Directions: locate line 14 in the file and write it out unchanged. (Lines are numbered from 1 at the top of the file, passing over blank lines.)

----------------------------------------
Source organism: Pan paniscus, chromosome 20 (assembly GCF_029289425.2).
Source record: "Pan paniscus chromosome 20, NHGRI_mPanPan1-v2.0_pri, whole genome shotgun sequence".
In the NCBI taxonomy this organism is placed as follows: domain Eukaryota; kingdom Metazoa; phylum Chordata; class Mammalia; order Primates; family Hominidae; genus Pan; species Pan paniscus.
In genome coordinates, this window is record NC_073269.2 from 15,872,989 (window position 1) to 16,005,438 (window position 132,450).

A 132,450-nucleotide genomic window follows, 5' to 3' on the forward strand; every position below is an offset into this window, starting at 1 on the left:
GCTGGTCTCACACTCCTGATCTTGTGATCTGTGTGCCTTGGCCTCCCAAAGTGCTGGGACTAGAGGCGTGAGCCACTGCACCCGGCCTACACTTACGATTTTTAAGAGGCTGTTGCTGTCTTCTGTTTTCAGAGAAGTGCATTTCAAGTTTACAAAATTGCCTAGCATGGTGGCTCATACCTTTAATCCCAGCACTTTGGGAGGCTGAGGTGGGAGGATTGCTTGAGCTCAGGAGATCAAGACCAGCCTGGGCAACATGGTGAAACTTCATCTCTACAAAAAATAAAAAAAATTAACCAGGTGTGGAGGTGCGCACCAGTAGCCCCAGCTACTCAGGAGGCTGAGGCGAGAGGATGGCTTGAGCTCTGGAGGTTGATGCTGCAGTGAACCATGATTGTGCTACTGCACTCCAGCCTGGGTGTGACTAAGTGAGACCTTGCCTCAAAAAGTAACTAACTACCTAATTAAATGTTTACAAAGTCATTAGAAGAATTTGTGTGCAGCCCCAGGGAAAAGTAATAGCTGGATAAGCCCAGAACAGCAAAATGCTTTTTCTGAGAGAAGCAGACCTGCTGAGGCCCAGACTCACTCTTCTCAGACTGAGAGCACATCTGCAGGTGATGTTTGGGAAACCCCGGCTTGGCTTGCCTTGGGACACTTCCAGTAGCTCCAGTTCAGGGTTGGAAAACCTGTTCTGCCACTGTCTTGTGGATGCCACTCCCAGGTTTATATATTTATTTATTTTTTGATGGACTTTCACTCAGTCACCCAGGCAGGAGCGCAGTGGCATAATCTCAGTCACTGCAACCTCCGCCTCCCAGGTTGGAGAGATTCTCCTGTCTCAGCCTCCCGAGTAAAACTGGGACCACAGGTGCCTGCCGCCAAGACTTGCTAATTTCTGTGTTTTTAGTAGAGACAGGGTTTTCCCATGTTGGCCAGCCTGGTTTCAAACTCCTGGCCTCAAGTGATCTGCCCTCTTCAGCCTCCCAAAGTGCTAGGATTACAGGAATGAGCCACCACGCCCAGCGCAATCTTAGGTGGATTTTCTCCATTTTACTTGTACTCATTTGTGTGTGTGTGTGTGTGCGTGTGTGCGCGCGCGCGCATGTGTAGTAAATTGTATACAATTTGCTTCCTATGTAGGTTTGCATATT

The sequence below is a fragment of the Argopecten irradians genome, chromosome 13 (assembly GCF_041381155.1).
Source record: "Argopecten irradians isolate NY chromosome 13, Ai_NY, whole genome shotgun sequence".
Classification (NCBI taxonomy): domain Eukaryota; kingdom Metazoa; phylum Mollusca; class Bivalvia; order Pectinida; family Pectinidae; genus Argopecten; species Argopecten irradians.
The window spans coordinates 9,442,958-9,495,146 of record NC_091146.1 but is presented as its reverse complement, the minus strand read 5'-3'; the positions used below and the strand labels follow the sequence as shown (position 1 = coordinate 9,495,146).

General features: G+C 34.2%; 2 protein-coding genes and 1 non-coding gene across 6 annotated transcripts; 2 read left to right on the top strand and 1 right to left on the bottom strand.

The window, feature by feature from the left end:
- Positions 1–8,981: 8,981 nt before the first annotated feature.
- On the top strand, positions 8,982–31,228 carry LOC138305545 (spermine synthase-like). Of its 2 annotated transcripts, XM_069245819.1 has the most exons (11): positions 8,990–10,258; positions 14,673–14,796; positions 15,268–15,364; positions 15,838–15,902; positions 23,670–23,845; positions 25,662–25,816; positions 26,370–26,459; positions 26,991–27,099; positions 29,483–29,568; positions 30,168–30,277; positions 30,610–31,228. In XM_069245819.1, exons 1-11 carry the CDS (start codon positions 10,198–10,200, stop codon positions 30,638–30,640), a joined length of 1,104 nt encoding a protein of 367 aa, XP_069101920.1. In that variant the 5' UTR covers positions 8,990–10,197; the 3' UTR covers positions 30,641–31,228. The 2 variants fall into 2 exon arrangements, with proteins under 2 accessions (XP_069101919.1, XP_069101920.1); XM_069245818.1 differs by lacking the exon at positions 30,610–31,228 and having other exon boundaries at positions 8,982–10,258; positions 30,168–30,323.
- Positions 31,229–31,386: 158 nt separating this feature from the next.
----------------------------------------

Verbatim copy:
- On the top strand, positions 8,982–31,228 carry LOC138305545 (spermine synthase-like). Of its 2 annotated transcripts, XM_069245819.1 has the most exons (11): positions 8,990–10,258; positions 14,673–14,796; positions 15,268–15,364; positions 15,838–15,902; positions 23,670–23,845; positions 25,662–25,816; positions 26,370–26,459; positions 26,991–27,099; positions 29,483–29,568; positions 30,168–30,277; positions 30,610–31,228. In XM_069245819.1, exons 1-11 carry the CDS (start codon positions 10,198–10,200, stop codon positions 30,638–30,640), a joined length of 1,104 nt encoding a protein of 367 aa, XP_069101920.1. In that variant the 5' UTR covers positions 8,990–10,197; the 3' UTR covers positions 30,641–31,228. The 2 variants fall into 2 exon arrangements, with proteins under 2 accessions (XP_069101919.1, XP_069101920.1); XM_069245818.1 differs by lacking the exon at positions 30,610–31,228 and having other exon boundaries at positions 8,982–10,258; positions 30,168–30,323.